Bursting the Bubble
The popularity of soft drinks increases year after year, due in part to their sweet taste, and in part to the aggressive advertising campaigns run by soda companies. The amount of soda consumed by the average American every year is staggering – over 50 gallons per person.
Soft drinks are a danger to oral health due to the high amounts of sugar and acids. Because of their liquid nature, gulping down soft drinks is equivalent to bathing teeth in a solution of acids and sugar. Over time, even the relatively mild acids in soft drinks can eat away and weaken tooth enamel, making teeth more susceptible to decay and damage.
Another indirect effect of soda consumption is the reduced consumption of other, healthier drinks. The reduced consumption of milk has led to a deficiency in the intake of important vitamins and minerals. Calcium, in particular, is important to the maintenance of strong teeth and bones. Without a sufficient supply of calcium, the body cannot properly maintain the integrity of teeth – combined with the damaging effects of the sugar and acid in popular soft drinks, and it is easy to see why dentists are concerned.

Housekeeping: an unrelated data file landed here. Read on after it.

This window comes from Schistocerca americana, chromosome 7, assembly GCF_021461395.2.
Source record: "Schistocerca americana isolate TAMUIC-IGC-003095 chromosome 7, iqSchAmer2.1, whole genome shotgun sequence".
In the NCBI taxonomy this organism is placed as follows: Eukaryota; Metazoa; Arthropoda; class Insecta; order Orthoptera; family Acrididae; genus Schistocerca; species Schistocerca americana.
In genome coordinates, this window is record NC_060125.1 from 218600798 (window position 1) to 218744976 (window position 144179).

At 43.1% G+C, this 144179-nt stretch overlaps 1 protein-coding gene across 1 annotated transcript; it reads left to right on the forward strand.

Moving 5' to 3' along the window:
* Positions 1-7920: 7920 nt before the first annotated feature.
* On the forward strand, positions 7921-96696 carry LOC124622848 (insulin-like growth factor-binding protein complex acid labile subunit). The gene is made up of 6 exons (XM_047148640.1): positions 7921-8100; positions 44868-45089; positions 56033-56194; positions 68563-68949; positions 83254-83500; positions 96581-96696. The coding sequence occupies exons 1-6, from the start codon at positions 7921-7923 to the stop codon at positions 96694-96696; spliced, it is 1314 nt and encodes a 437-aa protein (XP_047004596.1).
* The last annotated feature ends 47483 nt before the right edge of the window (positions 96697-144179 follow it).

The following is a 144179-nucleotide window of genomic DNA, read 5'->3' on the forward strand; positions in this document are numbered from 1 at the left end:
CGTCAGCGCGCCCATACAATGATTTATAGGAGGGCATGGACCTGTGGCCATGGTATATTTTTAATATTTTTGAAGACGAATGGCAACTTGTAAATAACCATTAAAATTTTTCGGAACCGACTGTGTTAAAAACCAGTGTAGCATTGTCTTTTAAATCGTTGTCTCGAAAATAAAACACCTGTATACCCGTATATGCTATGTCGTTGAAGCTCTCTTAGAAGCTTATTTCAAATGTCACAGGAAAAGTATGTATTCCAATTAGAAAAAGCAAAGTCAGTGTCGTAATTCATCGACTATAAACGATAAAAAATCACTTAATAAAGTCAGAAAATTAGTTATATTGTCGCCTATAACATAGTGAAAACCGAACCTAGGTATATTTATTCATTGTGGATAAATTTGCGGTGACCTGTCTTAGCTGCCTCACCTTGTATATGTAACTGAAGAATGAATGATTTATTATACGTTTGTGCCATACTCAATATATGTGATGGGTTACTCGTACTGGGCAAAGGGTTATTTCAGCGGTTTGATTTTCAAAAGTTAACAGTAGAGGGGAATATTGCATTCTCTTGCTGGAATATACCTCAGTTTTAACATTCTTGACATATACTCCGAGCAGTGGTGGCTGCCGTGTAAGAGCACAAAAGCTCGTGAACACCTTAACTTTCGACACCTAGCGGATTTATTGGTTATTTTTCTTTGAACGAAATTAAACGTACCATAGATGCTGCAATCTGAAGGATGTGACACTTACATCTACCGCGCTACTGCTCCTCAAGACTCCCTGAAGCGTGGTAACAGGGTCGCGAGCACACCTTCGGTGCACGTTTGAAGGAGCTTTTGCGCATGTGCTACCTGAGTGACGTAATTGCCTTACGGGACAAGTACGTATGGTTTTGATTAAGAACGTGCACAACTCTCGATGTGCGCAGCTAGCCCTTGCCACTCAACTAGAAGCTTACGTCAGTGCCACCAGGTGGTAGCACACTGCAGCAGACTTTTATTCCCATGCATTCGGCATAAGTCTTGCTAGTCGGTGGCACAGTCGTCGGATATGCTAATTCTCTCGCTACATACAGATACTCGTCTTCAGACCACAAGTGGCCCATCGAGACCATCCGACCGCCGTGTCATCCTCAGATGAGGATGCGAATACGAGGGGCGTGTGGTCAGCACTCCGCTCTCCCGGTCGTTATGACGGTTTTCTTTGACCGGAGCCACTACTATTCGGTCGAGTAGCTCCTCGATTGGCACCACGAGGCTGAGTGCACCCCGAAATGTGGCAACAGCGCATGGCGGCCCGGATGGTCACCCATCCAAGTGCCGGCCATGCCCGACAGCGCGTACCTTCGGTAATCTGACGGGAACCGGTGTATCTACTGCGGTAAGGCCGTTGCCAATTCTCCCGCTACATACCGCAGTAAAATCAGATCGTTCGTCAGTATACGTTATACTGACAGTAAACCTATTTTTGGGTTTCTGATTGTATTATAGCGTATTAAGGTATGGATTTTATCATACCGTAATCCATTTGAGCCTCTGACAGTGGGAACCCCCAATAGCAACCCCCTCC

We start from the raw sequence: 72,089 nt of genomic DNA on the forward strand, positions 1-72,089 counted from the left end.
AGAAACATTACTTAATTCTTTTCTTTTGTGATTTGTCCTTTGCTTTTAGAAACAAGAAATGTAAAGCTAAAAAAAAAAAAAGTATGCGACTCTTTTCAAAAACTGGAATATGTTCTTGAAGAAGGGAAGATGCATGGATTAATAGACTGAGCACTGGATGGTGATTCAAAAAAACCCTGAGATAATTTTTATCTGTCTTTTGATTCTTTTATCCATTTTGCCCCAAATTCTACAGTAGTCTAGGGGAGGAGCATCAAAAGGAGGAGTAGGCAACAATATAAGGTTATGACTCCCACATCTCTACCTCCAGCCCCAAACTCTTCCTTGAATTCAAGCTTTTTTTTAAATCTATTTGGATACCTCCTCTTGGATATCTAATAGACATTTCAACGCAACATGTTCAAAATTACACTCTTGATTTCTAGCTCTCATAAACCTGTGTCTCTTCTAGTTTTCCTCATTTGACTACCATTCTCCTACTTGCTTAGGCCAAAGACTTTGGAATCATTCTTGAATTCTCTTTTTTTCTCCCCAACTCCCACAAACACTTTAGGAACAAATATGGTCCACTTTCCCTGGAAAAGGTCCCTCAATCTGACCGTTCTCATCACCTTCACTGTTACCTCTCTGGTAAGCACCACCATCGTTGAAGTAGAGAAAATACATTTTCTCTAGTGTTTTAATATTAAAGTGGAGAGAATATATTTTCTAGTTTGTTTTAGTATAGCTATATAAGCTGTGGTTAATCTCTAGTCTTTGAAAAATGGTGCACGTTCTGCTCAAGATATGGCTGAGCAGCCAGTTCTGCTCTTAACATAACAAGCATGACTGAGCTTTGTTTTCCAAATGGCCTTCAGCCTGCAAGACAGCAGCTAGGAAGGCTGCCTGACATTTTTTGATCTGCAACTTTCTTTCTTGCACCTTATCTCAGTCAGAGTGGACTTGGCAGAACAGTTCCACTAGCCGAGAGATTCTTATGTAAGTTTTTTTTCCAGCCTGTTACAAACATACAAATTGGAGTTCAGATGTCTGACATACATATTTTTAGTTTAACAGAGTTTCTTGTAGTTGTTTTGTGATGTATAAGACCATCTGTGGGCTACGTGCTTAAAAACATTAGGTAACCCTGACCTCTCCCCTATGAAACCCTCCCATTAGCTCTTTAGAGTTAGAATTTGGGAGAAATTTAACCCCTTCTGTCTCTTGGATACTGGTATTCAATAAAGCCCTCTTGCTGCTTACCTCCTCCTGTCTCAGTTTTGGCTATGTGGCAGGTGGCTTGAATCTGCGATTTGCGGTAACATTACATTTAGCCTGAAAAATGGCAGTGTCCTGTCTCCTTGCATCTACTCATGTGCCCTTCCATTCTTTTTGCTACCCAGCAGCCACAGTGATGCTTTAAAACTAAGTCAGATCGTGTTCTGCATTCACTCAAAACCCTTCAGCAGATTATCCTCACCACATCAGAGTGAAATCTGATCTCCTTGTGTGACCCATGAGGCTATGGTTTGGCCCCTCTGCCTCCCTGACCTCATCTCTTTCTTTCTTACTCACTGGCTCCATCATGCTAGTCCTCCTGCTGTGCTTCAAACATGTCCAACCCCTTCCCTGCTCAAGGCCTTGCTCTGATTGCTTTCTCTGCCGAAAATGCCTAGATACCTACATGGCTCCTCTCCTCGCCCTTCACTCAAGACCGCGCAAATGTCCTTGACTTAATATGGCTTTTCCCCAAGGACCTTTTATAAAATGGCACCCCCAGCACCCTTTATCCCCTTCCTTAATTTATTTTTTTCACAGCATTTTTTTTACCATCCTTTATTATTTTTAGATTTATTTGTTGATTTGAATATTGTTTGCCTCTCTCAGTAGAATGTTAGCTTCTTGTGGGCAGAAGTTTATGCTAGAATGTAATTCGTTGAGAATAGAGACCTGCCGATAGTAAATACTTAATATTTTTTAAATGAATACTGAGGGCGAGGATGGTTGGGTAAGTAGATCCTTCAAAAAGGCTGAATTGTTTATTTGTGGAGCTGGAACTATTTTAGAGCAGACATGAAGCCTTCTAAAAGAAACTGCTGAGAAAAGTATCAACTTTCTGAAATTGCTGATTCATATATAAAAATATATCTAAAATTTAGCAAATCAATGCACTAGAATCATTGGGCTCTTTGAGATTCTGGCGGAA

Lowering or eliminating soft drink consumption entirely is not a very likely solution. Sodas are so prevalent in the American diet that elimination is simply unrealistic. Therefore, if you are concerned about the effect of soft drinks on your oral health, consider the following steps.
First, take a good look at your brushing and flossing habits. These are vital if you are to counteract the negaive effects of soft drinks.
Second, try to reduce your soft drink consumption as much as possible, and replace it with beneficial liquids such as milk or fluoridated water.
Third, if you must drink sodas, use a straw when possible, to minimize contact with your teeth.
A timely visit to the dentist is always a key factor in maintaining good oral and dental health.